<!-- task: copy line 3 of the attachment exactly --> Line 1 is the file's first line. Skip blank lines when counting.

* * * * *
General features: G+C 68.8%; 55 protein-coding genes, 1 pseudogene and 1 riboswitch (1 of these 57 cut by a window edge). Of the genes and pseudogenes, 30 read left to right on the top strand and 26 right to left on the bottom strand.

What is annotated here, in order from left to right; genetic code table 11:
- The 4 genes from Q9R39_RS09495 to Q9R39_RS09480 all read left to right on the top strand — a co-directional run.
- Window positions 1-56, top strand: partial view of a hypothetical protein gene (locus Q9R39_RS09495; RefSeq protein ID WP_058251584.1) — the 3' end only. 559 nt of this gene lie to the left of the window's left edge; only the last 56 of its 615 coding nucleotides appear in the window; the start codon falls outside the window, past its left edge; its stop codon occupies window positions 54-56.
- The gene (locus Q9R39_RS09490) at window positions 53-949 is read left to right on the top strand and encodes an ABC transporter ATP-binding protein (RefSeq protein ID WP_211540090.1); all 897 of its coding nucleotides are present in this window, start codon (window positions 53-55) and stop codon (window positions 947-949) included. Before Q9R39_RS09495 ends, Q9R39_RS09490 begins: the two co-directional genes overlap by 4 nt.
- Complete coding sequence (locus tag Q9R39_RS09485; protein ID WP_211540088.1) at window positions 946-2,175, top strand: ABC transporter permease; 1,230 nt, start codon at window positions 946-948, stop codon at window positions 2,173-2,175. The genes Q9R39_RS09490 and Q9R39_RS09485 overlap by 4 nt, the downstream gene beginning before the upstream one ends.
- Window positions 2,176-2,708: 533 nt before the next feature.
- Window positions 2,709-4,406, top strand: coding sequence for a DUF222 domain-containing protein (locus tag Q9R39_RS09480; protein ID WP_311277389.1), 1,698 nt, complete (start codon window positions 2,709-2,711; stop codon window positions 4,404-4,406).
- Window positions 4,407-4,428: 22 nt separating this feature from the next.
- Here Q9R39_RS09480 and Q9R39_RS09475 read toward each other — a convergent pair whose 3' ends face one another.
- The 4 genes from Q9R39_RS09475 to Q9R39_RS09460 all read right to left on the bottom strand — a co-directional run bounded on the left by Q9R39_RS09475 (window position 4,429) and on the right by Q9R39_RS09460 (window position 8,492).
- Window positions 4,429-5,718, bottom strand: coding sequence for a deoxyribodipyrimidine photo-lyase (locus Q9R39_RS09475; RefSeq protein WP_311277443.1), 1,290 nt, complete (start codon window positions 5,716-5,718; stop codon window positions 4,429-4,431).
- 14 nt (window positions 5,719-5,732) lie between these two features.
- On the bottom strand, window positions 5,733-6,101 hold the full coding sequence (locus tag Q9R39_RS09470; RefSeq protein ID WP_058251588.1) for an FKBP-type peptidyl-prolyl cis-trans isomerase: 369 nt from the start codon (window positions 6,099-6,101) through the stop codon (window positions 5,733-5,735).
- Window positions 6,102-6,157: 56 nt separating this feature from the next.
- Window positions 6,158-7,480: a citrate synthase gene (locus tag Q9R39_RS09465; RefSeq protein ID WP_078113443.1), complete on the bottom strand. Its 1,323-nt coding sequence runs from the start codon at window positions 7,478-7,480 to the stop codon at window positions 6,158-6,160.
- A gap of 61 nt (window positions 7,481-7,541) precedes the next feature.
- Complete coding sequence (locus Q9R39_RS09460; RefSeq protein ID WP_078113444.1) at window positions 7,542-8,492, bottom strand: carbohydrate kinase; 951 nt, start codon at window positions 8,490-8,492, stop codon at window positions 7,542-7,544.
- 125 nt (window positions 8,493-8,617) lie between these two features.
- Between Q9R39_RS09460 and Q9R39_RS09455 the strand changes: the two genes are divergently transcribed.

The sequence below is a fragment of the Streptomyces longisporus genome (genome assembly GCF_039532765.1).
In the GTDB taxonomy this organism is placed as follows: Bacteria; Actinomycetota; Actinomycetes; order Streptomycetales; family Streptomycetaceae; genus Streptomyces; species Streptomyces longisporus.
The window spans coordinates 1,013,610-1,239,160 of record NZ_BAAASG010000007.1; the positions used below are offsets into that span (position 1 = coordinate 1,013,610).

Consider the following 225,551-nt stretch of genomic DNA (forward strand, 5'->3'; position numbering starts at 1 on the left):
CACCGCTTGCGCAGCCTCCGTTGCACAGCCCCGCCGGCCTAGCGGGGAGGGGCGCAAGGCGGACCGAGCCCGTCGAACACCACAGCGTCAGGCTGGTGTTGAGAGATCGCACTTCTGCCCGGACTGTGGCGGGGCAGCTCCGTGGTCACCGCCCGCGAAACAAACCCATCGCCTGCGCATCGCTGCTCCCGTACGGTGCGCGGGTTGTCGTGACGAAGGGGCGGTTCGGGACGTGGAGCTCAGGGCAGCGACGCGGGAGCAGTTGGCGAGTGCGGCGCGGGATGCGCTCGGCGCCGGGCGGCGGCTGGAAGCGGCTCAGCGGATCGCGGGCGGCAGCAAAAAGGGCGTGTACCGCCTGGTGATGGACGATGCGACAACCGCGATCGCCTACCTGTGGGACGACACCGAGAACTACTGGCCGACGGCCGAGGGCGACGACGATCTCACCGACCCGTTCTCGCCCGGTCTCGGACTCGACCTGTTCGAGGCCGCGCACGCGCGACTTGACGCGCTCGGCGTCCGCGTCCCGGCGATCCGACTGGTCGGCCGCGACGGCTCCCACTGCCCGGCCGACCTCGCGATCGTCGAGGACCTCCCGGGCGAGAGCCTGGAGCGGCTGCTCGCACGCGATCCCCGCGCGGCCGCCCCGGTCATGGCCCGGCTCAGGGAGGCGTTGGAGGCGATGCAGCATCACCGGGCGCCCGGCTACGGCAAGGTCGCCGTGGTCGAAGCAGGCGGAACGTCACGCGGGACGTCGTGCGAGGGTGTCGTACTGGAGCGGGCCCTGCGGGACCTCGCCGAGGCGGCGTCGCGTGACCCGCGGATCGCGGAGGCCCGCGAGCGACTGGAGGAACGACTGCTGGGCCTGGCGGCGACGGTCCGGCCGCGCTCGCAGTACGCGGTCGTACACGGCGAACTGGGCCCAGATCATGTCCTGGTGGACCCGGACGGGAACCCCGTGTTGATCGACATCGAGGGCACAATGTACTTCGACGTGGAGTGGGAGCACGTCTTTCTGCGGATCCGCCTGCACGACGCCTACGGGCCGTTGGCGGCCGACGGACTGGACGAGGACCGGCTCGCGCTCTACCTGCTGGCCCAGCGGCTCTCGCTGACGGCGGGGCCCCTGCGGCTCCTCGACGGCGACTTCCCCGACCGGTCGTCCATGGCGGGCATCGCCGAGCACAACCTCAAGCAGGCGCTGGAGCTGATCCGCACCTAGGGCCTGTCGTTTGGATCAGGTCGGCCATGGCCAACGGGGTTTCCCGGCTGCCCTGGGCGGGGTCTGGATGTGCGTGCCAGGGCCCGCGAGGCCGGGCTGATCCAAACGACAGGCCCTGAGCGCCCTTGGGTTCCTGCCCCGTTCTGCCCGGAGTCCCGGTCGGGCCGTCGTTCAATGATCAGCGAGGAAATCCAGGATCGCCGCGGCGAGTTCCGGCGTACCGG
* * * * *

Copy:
- The 4 genes from Q9R39_RS09495 to Q9R39_RS09480 all read left to right on the top strand — a co-directional run.